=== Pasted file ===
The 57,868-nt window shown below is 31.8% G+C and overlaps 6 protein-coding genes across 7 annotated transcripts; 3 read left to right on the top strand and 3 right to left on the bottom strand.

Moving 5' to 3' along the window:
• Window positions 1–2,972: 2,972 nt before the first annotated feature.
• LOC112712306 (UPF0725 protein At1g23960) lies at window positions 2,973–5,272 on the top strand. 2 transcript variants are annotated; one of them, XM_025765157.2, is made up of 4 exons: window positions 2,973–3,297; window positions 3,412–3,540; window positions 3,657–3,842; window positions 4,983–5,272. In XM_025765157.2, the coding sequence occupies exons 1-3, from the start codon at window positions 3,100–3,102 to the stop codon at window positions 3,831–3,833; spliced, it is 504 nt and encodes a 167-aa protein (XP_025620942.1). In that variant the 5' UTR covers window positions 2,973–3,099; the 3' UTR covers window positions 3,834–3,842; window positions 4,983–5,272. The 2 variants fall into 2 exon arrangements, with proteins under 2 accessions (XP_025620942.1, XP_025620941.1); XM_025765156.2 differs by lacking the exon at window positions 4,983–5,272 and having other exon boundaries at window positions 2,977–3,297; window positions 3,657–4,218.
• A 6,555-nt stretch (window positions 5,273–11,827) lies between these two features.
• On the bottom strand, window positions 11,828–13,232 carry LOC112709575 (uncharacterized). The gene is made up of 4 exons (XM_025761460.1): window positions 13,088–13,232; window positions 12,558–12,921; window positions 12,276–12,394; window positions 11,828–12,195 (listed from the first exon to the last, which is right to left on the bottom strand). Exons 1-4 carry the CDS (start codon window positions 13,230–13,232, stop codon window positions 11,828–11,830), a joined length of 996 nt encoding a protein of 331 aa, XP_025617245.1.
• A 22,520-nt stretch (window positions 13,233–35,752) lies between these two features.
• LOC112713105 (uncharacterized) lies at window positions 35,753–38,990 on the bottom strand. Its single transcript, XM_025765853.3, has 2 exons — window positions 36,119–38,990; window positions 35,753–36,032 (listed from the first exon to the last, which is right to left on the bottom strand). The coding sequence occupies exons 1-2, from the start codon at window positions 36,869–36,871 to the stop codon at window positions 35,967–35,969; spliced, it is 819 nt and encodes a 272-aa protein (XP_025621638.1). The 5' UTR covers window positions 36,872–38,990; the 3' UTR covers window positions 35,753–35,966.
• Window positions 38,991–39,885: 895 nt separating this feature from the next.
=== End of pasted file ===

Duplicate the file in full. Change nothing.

The 57,868-nt window shown below is 31.8% G+C and overlaps 6 protein-coding genes across 7 annotated transcripts; 3 read left to right on the top strand and 3 right to left on the bottom strand.

Moving 5' to 3' along the window:
• Window positions 1–2,972: 2,972 nt before the first annotated feature.
• LOC112712306 (UPF0725 protein At1g23960) lies at window positions 2,973–5,272 on the top strand. 2 transcript variants are annotated; one of them, XM_025765157.2, is made up of 4 exons: window positions 2,973–3,297; window positions 3,412–3,540; window positions 3,657–3,842; window positions 4,983–5,272. In XM_025765157.2, the coding sequence occupies exons 1-3, from the start codon at window positions 3,100–3,102 to the stop codon at window positions 3,831–3,833; spliced, it is 504 nt and encodes a 167-aa protein (XP_025620942.1). In that variant the 5' UTR covers window positions 2,973–3,099; the 3' UTR covers window positions 3,834–3,842; window positions 4,983–5,272. The 2 variants fall into 2 exon arrangements, with proteins under 2 accessions (XP_025620942.1, XP_025620941.1); XM_025765156.2 differs by lacking the exon at window positions 4,983–5,272 and having other exon boundaries at window positions 2,977–3,297; window positions 3,657–4,218.
• A 6,555-nt stretch (window positions 5,273–11,827) lies between these two features.
• On the bottom strand, window positions 11,828–13,232 carry LOC112709575 (uncharacterized). The gene is made up of 4 exons (XM_025761460.1): window positions 13,088–13,232; window positions 12,558–12,921; window positions 12,276–12,394; window positions 11,828–12,195 (listed from the first exon to the last, which is right to left on the bottom strand). Exons 1-4 carry the CDS (start codon window positions 13,230–13,232, stop codon window positions 11,828–11,830), a joined length of 996 nt encoding a protein of 331 aa, XP_025617245.1.
• A 22,520-nt stretch (window positions 13,233–35,752) lies between these two features.
• LOC112713105 (uncharacterized) lies at window positions 35,753–38,990 on the bottom strand. Its single transcript, XM_025765853.3, has 2 exons — window positions 36,119–38,990; window positions 35,753–36,032 (listed from the first exon to the last, which is right to left on the bottom strand). The coding sequence occupies exons 1-2, from the start codon at window positions 36,869–36,871 to the stop codon at window positions 35,967–35,969; spliced, it is 819 nt and encodes a 272-aa protein (XP_025621638.1). The 5' UTR covers window positions 36,872–38,990; the 3' UTR covers window positions 35,753–35,966.
• Window positions 38,991–39,885: 895 nt separating this feature from the next.